Albanian Frogs’ Legs, Fried Mussels, and Rice Balls

I have not yet started writing stories about my recent trip to Albania, but one of my surprising discoveries there was definitely the food. Albanian cuisine reflects the country’s geographical variety (from sea to mountain) and the cultural influences of its neighbors (Greece, former Yugoslavia, and Italy, just across the Straight of Otranto).

Today’s recipe is inspired by a dinner I had in Gjirokastra, at the restaurant Kujtimi. Although Gjirokastra is situated in a valley between the Gjerë mountains and the Drino River in southern Albania, it’s only an hour away from the sea line, and the menu at Kujtimi offers grilled meats, as well as fried mussels, trout, and frogs’ legs. There are also a few local specialties, such as qifqi, rice balls with egg and herbs. Since most of these dishes are prepared very simply and served without garnish, I chose to combine several of them on a single plate, with a few personal additions.

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Signature Russian Amuse-Bouche: Potato Chip, King Crab, Brains, and Caviar

Here’s a bite-sized dish to kick-off the holiday season in style! This very Russian combination seamlessly mixes poor and rich man’s ingredients, with potato and brains on one hand, and king crab and sturgeon caviar on the other. It’s not the first time I’ve paired crab and caviar (see here), and I’ve also posted recipes for pork brains and veal brains before. Combining the brains with crab, however, proves to be particularly successful, resulting in a creamy mixture that’s both delicious and approachable — the brains are nearly unrecognizable.

This makes for a great amuse-bouche with a drink before dinner. It’s just salty enough to make you thirsty, and rich enough to help you absorb the alcohol. And so you won’t be mistaken, this is to be consumed with moderation: after excluding water content, almost 50% of both pork brains and caviar is fat. And I won’t even talk about the potato chips and butter…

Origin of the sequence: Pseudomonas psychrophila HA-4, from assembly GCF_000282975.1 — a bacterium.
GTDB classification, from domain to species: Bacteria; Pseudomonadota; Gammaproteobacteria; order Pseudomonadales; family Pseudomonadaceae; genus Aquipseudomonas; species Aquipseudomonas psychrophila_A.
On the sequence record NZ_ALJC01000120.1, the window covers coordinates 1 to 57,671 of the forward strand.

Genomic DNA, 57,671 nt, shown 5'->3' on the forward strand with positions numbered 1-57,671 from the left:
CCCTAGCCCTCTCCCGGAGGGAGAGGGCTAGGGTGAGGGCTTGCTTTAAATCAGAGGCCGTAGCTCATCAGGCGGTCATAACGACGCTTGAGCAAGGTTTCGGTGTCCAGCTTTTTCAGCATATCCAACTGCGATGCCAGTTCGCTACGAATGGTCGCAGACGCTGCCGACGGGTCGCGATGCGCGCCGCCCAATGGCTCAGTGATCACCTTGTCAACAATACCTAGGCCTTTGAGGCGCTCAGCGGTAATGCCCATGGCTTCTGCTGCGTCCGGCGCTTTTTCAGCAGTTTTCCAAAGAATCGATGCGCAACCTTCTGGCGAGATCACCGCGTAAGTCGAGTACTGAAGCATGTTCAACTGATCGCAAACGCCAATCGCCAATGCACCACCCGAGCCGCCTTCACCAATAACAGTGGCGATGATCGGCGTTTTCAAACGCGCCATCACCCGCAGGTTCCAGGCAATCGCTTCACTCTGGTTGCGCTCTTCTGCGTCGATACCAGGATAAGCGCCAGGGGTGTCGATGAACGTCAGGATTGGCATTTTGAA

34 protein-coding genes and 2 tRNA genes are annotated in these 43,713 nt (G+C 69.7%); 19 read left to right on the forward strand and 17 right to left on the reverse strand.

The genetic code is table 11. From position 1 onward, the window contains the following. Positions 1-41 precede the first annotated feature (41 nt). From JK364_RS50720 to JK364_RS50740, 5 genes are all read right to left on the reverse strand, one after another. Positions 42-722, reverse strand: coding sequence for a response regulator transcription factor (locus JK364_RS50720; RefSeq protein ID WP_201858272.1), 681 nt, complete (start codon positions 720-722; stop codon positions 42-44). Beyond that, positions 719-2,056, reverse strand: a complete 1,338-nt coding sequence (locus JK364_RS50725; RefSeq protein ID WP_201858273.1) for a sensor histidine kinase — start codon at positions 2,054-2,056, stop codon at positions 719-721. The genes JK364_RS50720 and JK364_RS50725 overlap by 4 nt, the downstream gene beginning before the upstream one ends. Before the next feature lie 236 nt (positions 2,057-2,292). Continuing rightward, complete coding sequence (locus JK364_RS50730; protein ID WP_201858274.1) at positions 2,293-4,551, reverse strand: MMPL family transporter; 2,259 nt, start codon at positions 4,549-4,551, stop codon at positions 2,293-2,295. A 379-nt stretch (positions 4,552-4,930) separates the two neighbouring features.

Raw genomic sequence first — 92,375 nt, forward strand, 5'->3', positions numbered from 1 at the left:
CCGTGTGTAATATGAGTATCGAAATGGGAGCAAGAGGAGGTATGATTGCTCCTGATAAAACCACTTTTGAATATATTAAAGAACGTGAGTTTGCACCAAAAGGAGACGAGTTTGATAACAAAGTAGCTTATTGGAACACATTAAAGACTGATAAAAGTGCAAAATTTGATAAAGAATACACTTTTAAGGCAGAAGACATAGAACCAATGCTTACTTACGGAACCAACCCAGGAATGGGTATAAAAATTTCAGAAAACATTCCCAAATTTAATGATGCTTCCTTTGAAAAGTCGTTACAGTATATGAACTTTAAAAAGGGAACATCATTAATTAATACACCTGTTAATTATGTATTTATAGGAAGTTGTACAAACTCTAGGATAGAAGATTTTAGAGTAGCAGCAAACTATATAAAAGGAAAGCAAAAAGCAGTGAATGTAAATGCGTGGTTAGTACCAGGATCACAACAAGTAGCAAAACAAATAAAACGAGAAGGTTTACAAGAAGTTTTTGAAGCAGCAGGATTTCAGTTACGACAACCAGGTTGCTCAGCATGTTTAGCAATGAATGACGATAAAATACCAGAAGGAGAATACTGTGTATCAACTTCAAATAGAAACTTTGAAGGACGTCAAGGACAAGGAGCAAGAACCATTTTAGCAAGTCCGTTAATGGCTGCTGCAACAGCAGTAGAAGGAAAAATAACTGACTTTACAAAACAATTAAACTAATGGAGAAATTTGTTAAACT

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Stuffed Vegetable Shashlyks, Eggplant and Zucchini Caviar

So you spent your summer preparing exotic shashlyks on the mangal. Making a döner kebab holds no secrets for you anymore. You’ve mastered the art of the lyulya-kebab, whether with meat or potatoes. And now you’re wondering: what else could you possibly put on a skewer to further defy gravity? How about stuffed vegetables, skewered transversely with their stuffing hanging dangerously over the hot coals?

This is more than just a dare, of course — it also makes for a delicious kebab! The idea again comes from Stalik Khankishiev, who briefly mentions it in Bazar, Kazan i Dastarkhan without giving an exact recipe. Thanks to yours truly, you’ll now have exact proportions and instructions, and you don’t even need to learn Russian.

Stuffed Vegetable Shashlyk

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Signature Sauce Base: Tomato Jus

When it comes to food photography, one thing you hear over and over is “natural light, natural light, natural light”. This is certainly true, but it doesn’t help me with shooting dinner in a Manhattan apartment. Maybe if I only cooked in July…

Anyway, I’m not alone, and I’ve found some useful, practical, and affordable tips from some bloggers like Pinch of Yum. So I recently acquired a Lowel Ego Digital Imaging Fluorescent Light and a piece of wood modestly called “Naturally Distressed Recycled Rustic Weathered Boards” on Etsy. To celebrate, I decided to do what a certain category of food blogs (usually the ones that swear only by natural light) seems to revel in ad nauseum: a pedestrian recipe with totally superfluous pretty pictures.